were going to. It was like a rush of joy.”?
Cuen said, “I was very happy and filled with joy to be
honored by my peers! Winning was truly a moment and a night that I will?never
forget. The whole evening was so special to us both.”
Both King and Queen had the dancefloor to themselves;
fittingly, they danced to “Perfect” by Ed Sheeran.
Indeed, “perfect” is an adjective that many would agree to
describe Homecoming ’19 dance.
Two very talented and deserving Class of 2019 seniors found out on April 27 that they were the recipients of the prestigious Dorrance Scholarship.
Yazmín Almazán and Héctor Gámez were chosen among hundreds of applications. Only 12 students are selected per in-state university (the University of Arizona; Arizona State University; and Northern Arizona University).
Almazán said, “I had my interview on a Friday; the very next day, I was notified. I was very excited to learn this because there was a lot of competition—unfortunately even from some of my close friends at Pueblo. For a few years, no students from Pueblo were awarded the Dorrance scholarship, and to be one of two students from Pueblo to receive the award this year makes this reception even more exciting.”
Gámez said, “I found out that I received the Dorrance scholarship while I was doing yardwork with my father. I was so excited that I screamed, and I scared my mother.”
Both students plan to attend the University of Arizona following graduation.
Almazán will be studying molecular and cellular biology, and she plans to pursue a minor physiology.
“I’ve been extremely interested in this field for several years due to my experience in biotechnology with Dr. Andrew Lettes in my sophomore year,” Almazán said. “I also want to credit Mr. Bill Richards, my honors biology teacher during my freshman year. He persuaded me to enroll in Dr. Lettes’ class, and I’m so glad that I did because of all of the new knowledge that I would be introduced to—as well as all of the opportunities Dr. Lettes encouraged me to take advantage of.”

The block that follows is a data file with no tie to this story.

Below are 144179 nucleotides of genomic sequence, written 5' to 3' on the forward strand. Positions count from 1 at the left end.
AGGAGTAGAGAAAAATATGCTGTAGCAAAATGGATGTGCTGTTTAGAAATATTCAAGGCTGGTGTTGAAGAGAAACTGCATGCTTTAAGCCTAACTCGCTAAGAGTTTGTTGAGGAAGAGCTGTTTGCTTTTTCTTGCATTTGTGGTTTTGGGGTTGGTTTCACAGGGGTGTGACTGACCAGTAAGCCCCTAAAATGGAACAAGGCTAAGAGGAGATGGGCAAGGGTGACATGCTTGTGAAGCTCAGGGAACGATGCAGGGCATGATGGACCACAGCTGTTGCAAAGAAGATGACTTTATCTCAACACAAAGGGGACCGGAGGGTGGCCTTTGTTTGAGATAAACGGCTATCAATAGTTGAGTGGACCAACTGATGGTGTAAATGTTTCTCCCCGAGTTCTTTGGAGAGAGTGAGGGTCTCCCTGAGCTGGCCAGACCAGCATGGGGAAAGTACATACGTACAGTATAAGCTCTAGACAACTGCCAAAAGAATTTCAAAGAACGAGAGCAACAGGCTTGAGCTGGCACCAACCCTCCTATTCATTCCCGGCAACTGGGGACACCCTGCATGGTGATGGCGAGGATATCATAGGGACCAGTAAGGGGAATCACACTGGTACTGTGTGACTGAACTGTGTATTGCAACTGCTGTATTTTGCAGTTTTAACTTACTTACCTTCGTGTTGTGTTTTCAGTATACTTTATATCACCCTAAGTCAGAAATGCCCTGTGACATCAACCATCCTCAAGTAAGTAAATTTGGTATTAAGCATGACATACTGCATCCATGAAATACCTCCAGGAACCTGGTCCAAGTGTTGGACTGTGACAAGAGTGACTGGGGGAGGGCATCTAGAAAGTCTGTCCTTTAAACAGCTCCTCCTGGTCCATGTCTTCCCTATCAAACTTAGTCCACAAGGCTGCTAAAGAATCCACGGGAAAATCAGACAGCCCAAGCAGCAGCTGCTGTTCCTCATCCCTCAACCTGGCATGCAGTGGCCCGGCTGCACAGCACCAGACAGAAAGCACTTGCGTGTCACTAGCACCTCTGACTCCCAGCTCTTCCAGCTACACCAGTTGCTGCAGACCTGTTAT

Over the past few years, Almazán has fervidly been involved with summer workshops and internships at the University of Arizona regarding biomedical research.
“This collegiate experience really inspired to further my aspirations into research and medicine,” Almazán said.
As for Gamez… This is his second year at Pueblo. Prior to that, he lived in Sonora, Mexico, and knew very little English prior to coming to Tucson. This year, as a senior, he is enrolled in four advanced placement classes, included AP English. Following graduation, Gamez plans to pursue a career in neuroscience—specifically to become an orthopedic surgeon.
“A lot of family members have bad backs, and I think this inspired to pursue orthopedics—because I might be able to help them,” Gamez said.
“I knew nobody when I came to Pueblo, and there was already the language barrier to overcome,” Gamez said. “Receiving this scholarship is an affirmation of all of the hard work it took to acclimate to Pueblo and to life in the United States.”
Both Almazan and Gamez are eligible to participate in the Dorrance Study Abroad Program, which lasts for one semester—an experience that introduces students to different cultures, both in theory (academically) and in practice (the study abroad experience itself)—which contributes to global citizenship.